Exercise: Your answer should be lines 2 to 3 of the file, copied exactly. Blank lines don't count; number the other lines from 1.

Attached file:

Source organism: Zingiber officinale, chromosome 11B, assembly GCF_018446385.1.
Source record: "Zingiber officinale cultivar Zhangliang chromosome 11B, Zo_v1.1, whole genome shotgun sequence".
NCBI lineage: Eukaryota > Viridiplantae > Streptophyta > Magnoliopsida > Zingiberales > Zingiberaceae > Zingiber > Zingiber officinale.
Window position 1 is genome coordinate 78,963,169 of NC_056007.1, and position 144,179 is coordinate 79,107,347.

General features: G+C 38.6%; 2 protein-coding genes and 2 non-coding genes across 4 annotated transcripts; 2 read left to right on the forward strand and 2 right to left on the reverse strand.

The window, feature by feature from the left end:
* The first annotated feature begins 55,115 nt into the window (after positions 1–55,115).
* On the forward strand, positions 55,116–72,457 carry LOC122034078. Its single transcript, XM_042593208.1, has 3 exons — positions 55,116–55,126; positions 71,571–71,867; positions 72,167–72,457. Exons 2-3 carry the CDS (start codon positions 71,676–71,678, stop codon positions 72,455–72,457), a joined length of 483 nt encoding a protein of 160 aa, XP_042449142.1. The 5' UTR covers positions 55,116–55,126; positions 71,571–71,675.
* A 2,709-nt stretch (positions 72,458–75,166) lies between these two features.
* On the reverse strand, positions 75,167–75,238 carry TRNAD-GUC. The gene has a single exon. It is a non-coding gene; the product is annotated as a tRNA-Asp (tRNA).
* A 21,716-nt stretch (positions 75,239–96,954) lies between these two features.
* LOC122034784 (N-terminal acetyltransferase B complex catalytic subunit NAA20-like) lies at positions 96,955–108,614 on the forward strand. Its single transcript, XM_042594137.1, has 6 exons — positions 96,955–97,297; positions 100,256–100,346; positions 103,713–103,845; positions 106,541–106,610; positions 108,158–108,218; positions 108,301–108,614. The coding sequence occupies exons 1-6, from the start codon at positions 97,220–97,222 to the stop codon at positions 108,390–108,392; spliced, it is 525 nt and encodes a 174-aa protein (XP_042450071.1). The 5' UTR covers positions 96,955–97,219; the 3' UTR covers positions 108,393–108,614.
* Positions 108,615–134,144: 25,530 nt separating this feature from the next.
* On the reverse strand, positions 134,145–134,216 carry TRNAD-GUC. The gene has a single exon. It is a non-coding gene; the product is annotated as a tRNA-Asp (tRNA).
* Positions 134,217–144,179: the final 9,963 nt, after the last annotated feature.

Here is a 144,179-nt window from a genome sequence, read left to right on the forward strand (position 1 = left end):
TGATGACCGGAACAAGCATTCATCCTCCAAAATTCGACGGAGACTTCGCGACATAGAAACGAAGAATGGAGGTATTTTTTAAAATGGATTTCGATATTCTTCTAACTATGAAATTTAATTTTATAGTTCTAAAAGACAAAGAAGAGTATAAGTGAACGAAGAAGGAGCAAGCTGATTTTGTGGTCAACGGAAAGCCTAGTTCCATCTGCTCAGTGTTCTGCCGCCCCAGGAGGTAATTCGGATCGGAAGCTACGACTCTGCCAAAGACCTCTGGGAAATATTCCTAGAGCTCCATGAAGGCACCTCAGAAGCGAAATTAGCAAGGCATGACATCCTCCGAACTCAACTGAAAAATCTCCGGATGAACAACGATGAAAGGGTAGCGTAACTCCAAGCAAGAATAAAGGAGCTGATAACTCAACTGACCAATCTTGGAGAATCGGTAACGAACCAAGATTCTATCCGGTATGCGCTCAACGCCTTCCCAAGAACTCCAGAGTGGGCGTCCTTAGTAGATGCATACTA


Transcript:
Source record: "Zingiber officinale cultivar Zhangliang chromosome 11B, Zo_v1.1, whole genome shotgun sequence".
NCBI lineage: Eukaryota > Viridiplantae > Streptophyta > Magnoliopsida > Zingiberales > Zingiberaceae > Zingiber > Zingiber officinale.